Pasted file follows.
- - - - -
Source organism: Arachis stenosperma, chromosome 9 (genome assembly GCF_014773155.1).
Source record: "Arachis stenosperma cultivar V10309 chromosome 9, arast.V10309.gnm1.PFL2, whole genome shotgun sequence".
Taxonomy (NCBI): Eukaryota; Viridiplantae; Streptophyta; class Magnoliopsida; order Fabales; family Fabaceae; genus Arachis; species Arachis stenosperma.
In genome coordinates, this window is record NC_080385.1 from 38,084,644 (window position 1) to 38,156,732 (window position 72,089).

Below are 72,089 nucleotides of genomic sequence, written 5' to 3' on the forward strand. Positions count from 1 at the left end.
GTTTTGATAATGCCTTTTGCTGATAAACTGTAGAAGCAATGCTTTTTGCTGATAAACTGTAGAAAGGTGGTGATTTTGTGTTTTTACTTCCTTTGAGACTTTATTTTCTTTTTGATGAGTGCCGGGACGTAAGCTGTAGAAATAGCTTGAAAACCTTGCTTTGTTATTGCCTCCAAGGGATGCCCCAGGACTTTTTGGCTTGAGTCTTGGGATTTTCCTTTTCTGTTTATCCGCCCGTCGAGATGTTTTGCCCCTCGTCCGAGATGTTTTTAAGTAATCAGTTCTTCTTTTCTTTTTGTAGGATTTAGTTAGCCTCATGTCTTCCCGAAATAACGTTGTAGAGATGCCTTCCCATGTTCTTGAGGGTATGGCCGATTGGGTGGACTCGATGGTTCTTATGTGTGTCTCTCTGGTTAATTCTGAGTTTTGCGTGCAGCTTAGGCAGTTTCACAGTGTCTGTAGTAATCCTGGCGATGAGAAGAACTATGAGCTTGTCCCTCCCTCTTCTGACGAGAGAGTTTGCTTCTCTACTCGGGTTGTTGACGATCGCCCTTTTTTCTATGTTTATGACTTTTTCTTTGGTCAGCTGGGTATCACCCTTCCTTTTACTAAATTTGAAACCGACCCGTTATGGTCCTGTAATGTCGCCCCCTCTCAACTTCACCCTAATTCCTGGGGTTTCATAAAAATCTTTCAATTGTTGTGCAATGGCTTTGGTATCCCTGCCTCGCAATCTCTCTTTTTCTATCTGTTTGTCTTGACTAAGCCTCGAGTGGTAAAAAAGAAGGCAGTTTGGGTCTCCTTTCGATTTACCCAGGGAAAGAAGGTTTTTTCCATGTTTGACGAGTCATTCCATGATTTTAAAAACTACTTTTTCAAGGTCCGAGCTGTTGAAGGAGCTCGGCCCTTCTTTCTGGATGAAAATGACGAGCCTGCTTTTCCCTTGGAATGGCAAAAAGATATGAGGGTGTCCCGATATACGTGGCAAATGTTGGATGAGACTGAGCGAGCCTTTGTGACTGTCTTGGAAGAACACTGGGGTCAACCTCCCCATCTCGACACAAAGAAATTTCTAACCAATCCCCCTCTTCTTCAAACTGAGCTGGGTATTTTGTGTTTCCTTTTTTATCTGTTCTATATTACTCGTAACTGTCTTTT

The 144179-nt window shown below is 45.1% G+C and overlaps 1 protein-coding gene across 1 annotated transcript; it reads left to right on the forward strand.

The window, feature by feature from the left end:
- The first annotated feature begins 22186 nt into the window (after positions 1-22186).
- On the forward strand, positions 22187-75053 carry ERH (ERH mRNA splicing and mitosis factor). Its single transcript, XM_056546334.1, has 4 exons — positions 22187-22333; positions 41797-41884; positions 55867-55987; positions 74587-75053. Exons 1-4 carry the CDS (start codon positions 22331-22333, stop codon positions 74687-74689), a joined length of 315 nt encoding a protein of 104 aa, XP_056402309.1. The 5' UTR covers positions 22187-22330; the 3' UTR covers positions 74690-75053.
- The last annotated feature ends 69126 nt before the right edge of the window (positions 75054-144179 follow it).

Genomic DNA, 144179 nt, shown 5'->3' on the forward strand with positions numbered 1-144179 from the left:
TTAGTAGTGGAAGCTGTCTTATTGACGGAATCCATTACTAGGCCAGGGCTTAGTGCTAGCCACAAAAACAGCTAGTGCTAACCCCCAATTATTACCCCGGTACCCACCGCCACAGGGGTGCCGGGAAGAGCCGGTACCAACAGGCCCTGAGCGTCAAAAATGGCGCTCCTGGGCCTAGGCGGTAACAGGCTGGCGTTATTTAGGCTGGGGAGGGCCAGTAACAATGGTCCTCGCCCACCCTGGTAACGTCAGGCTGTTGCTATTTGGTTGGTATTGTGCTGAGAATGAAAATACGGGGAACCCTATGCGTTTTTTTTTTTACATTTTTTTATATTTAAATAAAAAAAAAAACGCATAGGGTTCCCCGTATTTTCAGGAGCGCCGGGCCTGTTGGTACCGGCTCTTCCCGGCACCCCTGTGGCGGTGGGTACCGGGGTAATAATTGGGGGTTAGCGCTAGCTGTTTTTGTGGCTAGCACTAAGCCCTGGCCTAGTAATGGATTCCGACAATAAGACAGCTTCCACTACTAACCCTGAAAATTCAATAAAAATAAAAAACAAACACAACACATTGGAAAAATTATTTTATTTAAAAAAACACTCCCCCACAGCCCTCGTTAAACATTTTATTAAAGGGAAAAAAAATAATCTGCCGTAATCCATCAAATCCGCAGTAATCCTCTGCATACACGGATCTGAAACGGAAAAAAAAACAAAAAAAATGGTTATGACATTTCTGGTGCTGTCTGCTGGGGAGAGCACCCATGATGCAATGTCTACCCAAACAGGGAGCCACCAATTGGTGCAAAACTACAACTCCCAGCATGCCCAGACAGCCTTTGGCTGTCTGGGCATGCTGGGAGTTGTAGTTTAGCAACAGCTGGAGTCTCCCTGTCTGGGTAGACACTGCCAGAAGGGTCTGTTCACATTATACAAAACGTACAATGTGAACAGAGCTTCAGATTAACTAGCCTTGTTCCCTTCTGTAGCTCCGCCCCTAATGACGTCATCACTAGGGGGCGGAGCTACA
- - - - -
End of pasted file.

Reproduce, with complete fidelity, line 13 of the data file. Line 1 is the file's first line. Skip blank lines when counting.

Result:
TTAGTAGTGGAAGCTGTCTTATTGACGGAATCCATTACTAGGCCAGGGCTTAGTGCTAGCCACAAAAACAGCTAGTGCTAACCCCCAATTATTACCCCGGTACCCACCGCCACAGGGGTGCCGGGAAGAGCCGGTACCAACAGGCCCTGAGCGTCAAAAATGGCGCTCCTGGGCCTAGGCGGTAACAGGCTGGCGTTATTTAGGCTGGGGAGGGCCAGTAACAATGGTCCTCGCCCACCCTGGTAACGTCAGGCTGTTGCTATTTGGTTGGTATTGTGCTGAGAATGAAAATACGGGGAACCCTATGCGTTTTTTTTTTTACATTTTTTTATATTTAAATAAAAAAAAAAACGCATAGGGTTCCCCGTATTTTCAGGAGCGCCGGGCCTGTTGGTACCGGCTCTTCCCGGCACCCCTGTGGCGGTGGGTACCGGGGTAATAATTGGGGGTTAGCGCTAGCTGTTTTTGTGGCTAGCACTAAGCCCTGGCCTAGTAATGGATTCCGACAATAAGACAGCTTCCACTACTAACCCTGAAAATTCAATAAAAATAAAAAACAAACACAACACATTGGAAAAATTATTTTATTTAAAAAAACACTCCCCCACAGCCCTCGTTAAACATTTTATTAAAGGGAAAAAAAATAATCTGCCGTAATCCATCAAATCCGCAGTAATCCTCTGCATACACGGATCTGAAACGGAAAAAAAAACAAAAAAAATGGTTATGACATTTCTGGTGCTGTCTGCTGGGGAGAGCACCCATGATGCAATGTCTACCCAAACAGGGAGCCACCAATTGGTGCAAAACTACAACTCCCAGCATGCCCAGACAGCCTTTGGCTGTCTGGGCATGCTGGGAGTTGTAGTTTAGCAACAGCTGGAGTCTCCCTGTCTGGGTAGACACTGCCAGAAGGGTCTGTTCACATTATACAAAACGTACAATGTGAACAGAGCTTCAGATTAACTAGCCTTGTTCCCTTCTGTAGCTCCGCCCCTAATGACGTCATCACTAGGGGGCGGAGCTACA